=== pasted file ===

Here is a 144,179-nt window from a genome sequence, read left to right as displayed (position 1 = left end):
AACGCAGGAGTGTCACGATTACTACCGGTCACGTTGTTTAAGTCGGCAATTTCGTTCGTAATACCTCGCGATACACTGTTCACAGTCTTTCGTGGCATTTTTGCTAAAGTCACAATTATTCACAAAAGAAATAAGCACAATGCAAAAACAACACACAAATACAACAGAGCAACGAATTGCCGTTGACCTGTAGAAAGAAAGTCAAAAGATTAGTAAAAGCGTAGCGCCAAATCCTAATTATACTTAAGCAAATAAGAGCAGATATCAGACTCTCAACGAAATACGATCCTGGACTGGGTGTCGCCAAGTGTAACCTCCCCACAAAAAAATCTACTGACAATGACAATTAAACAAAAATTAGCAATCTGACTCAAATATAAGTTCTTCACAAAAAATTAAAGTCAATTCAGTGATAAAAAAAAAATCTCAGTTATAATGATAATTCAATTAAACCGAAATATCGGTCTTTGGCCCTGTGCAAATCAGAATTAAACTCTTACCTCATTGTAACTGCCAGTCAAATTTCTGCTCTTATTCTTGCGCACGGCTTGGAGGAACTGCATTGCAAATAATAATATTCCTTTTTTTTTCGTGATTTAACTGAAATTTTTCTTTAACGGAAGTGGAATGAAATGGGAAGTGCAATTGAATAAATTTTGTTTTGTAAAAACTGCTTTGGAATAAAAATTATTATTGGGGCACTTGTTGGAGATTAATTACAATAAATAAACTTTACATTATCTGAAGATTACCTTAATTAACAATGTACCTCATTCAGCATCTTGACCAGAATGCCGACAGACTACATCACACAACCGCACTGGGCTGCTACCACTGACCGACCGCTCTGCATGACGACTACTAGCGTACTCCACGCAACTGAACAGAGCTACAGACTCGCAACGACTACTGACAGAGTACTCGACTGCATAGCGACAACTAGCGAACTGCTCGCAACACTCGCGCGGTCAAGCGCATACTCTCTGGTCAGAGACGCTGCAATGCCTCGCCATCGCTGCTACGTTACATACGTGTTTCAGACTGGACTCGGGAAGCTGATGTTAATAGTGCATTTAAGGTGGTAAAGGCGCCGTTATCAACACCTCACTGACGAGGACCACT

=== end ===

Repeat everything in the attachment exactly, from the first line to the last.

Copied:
Here is a 144,179-nt window from a genome sequence, read left to right as displayed (position 1 = left end):
AACGCAGGAGTGTCACGATTACTACCGGTCACGTTGTTTAAGTCGGCAATTTCGTTCGTAATACCTCGCGATACACTGTTCACAGTCTTTCGTGGCATTTTTGCTAAAGTCACAATTATTCACAAAAGAAATAAGCACAATGCAAAAACAACACACAAATACAACAGAGCAACGAATTGCCGTTGACCTGTAGAAAGAAAGTCAAAAGATTAGTAAAAGCGTAGCGCCAAATCCTAATTATACTTAAGCAAATAAGAGCAGATATCAGACTCTCAACGAAATACGATCCTGGACTGGGTGTCGCCAAGTGTAACCTCCCCACAAAAAAATCTACTGACAATGACAATTAAACAAAAATTAGCAATCTGACTCAAATATAAGTTCTTCACAAAAAATTAAAGTCAATTCAGTGATAAAAAAAAAATCTCAGTTATAATGATAATTCAATTAAACCGAAATATCGGTCTTTGGCCCTGTGCAAATCAGAATTAAACTCTTACCTCATTGTAACTGCCAGTCAAATTTCTGCTCTTATTCTTGCGCACGGCTTGGAGGAACTGCATTGCAAATAATAATATTCCTTTTTTTTTCGTGATTTAACTGAAATTTTTCTTTAACGGAAGTGGAATGAAATGGGAAGTGCAATTGAATAAATTTTGTTTTGTAAAAACTGCTTTGGAATAAAAATTATTATTGGGGCACTTGTTGGAGATTAATTACAATAAATAAACTTTACATTATCTGAAGATTACCTTAATTAACAATGTACCTCATTCAGCATCTTGACCAGAATGCCGACAGACTACATCACACAACCGCACTGGGCTGCTACCACTGACCGACCGCTCTGCATGACGACTACTAGCGTACTCCACGCAACTGAACAGAGCTACAGACTCGCAACGACTACTGACAGAGTACTCGACTGCATAGCGACAACTAGCGAACTGCTCGCAACACTCGCGCGGTCAAGCGCATACTCTCTGGTCAGAGACGCTGCAATGCCTCGCCATCGCTGCTACGTTACATACGTGTTTCAGACTGGACTCGGGAAGCTGATGTTAATAGTGCATTTAAGGTGGTAAAGGCGCCGTTATCAACACCTCACTGACGAGGACCACT